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Lesson Plan

Grocery Store Scavenger Hunt: Researching Nutrition to Advertise for Health

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Grocery Store Scavenger Hunt: Researching Nutrition to Advertise for Health

Grades 6 – 8
Lesson Plan Type Unit
Estimated Time Seven 50-minute sessions
Lesson Author

Jaime R. Wood

Jaime R. Wood

Portland, Oregon


National Council of Teachers of English



Featured Resources

From Theory to Practice



This hands-on research project is designed to make students aware of what they eat and how food companies use the media to market their products. Students begin by going on a scavenger hunt to learn what is in their favorite foods. From there, they learn about nutrition terminology through a Web-based research assignment. Equipped with information about the foods they eat, students analyze the food advertisements they see to learn how companies market their products to specific audiences. In the final section of this lesson, students choose healthful foods and work in cooperative groups to create advertisements for them.

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Grocery Store Scavenger Hunt: This printable sheet guides students in an inquiry activity searching for nutrition information in a grocery store.

Advertisement Analysis: Students can use this printable sheet to analyze a food advertisement.

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Multidisciplinary inquiry projects have the potential to engage and empower students in significant ways. As Jerome Harste notes in his Voices from the Middle article "What Do We Mean by Literacy Now?" the notion of distinct disciplines is important, "but only in relationship to the inquiry questions of learners" (11). As student inquiry moves outside the traditional bounds of a literacy and literature curriculum, so moves the range of texts being studied and produced in the classroom.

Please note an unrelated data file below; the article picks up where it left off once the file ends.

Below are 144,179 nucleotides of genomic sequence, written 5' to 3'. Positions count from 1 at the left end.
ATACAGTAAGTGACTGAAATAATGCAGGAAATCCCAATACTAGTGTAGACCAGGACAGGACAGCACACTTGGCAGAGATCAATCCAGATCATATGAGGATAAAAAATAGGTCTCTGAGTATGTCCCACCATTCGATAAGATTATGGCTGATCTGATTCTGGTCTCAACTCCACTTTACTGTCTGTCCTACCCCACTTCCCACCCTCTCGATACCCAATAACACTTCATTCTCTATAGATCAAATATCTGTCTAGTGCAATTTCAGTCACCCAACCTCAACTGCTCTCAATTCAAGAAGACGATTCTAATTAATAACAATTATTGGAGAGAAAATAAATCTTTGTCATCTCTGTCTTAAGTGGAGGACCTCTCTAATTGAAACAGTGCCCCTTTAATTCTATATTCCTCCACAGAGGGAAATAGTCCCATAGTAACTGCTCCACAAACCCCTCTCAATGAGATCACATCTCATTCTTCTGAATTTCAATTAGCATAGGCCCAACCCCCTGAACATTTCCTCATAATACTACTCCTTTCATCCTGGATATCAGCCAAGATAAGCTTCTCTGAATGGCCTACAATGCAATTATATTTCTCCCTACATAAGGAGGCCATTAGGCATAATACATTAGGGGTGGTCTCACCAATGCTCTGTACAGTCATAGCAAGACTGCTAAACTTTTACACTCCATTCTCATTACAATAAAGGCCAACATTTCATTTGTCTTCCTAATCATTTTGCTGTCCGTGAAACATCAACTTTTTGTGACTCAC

Harste advocates that "'everyday texts' be an integral part of our language arts program as this is where literacy is occurring in the lives of students" (10). Making these kinds of texts, such as Websites and advertisements, part of the classroom allows students "to learn to examine the literacies that operate on them outside of school and how they might position and reposition themselves differently in the outside world" (10). This lesson heeds Harste's call by engaging students in learning about a personal, real-world issue: nutrition. Students build on information they already have about their favorite foods in order to create something new (an advertisement for a healthful food), while pursuing their own questions and analyzing various types of informational and persuasive media.

Further Reading

Harste, Jerome C. "What Do We Mean by Literacy Now?" Voices from the Middle 10.3 (March 2003): 8-12.

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